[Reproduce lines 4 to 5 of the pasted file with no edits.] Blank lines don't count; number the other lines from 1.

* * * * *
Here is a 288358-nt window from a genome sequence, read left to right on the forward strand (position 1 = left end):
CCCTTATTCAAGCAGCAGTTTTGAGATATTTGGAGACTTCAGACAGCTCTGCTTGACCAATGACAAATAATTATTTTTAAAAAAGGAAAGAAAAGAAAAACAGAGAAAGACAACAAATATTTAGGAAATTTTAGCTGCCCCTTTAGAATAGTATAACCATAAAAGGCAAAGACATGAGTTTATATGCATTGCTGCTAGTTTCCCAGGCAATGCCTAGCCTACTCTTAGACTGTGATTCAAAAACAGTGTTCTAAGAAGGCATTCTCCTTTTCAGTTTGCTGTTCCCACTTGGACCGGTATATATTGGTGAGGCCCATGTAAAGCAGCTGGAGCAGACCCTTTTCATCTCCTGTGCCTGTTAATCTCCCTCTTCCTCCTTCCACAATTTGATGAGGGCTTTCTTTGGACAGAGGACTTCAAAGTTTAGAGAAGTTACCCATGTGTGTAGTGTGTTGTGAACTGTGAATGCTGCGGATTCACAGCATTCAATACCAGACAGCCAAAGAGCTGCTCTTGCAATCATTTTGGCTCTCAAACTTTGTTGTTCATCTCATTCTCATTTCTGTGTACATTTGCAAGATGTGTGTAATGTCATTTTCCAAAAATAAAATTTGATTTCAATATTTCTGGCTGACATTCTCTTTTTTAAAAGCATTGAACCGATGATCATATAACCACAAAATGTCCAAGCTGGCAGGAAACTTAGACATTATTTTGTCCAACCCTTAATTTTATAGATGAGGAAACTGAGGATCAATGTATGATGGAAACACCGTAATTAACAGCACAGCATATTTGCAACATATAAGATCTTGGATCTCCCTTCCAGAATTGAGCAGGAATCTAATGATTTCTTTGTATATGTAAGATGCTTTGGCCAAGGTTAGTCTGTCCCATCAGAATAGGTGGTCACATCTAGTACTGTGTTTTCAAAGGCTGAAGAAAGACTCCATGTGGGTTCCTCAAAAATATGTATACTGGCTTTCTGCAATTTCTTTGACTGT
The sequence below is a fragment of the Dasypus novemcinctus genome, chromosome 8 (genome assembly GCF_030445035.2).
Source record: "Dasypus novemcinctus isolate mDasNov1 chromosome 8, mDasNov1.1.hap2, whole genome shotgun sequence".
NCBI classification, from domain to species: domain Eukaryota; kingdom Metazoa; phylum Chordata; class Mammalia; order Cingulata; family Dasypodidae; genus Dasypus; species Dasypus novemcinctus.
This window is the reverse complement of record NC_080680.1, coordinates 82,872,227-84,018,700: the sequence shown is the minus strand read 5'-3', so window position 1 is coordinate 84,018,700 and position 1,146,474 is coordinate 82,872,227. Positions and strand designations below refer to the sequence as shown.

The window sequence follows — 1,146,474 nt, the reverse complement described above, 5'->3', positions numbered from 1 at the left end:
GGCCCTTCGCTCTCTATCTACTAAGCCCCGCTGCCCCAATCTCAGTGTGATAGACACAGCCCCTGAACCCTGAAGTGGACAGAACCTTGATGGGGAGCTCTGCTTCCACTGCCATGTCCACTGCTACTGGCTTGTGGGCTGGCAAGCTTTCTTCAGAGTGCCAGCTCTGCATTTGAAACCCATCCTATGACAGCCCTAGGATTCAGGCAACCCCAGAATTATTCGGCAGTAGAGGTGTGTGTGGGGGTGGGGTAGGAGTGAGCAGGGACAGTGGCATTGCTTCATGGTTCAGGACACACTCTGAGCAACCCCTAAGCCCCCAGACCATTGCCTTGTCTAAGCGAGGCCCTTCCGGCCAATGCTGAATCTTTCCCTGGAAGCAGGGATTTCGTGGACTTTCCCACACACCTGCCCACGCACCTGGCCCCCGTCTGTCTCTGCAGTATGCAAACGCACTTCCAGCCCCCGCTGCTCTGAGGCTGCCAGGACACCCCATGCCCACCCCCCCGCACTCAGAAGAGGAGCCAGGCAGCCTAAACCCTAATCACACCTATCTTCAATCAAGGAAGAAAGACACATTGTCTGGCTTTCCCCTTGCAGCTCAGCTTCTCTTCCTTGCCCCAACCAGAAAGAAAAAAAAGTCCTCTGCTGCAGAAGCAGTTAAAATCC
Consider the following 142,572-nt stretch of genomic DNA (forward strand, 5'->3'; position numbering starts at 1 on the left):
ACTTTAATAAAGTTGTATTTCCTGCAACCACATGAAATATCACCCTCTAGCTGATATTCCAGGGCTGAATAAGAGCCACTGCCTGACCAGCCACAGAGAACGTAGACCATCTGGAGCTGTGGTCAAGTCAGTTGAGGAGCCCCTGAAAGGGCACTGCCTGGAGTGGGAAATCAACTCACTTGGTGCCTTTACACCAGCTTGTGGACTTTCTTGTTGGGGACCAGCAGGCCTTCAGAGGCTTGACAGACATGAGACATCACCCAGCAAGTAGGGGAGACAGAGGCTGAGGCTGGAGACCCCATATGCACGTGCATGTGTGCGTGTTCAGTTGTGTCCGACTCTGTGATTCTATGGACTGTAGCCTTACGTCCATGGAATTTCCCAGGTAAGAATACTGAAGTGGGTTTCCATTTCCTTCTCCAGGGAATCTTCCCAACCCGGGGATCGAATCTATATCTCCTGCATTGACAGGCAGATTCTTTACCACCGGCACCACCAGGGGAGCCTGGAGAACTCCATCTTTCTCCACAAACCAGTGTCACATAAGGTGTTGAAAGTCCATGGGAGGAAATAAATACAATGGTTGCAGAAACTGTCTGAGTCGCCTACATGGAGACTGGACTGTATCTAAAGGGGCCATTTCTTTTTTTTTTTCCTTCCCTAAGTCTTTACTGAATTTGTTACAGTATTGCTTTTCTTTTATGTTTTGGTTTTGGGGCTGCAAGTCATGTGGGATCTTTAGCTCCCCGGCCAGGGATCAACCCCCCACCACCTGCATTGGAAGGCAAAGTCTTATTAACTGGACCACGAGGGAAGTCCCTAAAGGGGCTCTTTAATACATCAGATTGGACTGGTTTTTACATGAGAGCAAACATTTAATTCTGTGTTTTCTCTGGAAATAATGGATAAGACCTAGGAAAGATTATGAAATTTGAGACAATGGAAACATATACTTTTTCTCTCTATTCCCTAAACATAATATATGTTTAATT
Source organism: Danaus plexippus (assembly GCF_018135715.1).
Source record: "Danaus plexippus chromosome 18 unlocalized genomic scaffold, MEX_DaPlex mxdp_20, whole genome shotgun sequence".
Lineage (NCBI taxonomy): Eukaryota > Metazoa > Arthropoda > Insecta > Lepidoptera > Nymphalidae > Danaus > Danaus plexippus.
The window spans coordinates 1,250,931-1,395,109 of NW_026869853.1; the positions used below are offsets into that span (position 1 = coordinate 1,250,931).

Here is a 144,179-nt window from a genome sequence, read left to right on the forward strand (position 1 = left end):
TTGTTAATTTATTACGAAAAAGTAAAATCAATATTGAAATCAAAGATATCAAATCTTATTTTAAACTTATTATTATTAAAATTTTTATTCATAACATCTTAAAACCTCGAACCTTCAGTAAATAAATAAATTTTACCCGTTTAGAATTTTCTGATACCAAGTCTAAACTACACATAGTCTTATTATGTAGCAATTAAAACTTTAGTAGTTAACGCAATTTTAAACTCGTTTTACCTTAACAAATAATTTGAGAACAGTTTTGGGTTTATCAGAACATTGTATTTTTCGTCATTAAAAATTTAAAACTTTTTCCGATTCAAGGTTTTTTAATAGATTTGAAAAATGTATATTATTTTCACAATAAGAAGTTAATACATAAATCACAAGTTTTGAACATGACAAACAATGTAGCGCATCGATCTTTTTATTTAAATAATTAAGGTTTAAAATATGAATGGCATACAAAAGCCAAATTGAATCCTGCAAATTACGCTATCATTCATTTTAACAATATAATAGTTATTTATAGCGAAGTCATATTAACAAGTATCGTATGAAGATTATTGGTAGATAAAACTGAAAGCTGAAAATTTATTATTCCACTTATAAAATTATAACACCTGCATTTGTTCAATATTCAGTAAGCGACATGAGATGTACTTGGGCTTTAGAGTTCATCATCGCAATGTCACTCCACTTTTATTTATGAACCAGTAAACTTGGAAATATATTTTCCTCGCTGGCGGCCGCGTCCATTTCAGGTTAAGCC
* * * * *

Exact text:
Source record: "Dasypus novemcinctus isolate mDasNov1 chromosome 8, mDasNov1.1.hap2, whole genome shotgun sequence".
NCBI classification, from domain to species: domain Eukaryota; kingdom Metazoa; phylum Chordata; class Mammalia; order Cingulata; family Dasypodidae; genus Dasypus; species Dasypus novemcinctus.